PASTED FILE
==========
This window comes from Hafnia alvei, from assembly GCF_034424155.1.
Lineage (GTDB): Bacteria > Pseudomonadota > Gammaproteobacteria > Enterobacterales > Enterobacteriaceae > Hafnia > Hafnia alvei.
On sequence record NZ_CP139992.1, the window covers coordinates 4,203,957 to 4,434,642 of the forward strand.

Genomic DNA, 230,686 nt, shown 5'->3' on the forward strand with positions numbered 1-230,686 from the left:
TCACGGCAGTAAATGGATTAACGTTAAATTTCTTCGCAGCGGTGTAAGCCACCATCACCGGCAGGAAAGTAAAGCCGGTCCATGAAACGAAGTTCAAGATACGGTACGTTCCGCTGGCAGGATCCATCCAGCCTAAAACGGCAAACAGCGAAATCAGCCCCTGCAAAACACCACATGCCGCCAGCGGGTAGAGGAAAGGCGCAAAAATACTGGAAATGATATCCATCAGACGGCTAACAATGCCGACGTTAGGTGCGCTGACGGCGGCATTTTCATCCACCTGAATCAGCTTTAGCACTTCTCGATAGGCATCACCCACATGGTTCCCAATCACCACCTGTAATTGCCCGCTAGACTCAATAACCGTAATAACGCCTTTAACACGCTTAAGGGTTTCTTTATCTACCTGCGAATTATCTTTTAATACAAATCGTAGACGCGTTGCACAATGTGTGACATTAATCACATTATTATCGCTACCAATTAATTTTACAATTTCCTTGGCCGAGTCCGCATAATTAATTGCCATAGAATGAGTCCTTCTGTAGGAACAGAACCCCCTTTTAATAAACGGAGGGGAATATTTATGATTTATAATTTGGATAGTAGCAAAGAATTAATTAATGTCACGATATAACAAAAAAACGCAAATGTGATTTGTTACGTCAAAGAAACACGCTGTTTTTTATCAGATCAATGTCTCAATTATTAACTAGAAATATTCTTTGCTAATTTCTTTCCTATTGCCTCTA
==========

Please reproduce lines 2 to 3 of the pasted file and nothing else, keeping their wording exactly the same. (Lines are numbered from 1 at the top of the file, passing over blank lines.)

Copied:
Lineage (GTDB): Bacteria > Pseudomonadota > Gammaproteobacteria > Enterobacterales > Enterobacteriaceae > Hafnia > Hafnia alvei.
On sequence record NZ_CP139992.1, the window covers coordinates 4,203,957 to 4,434,642 of the forward strand.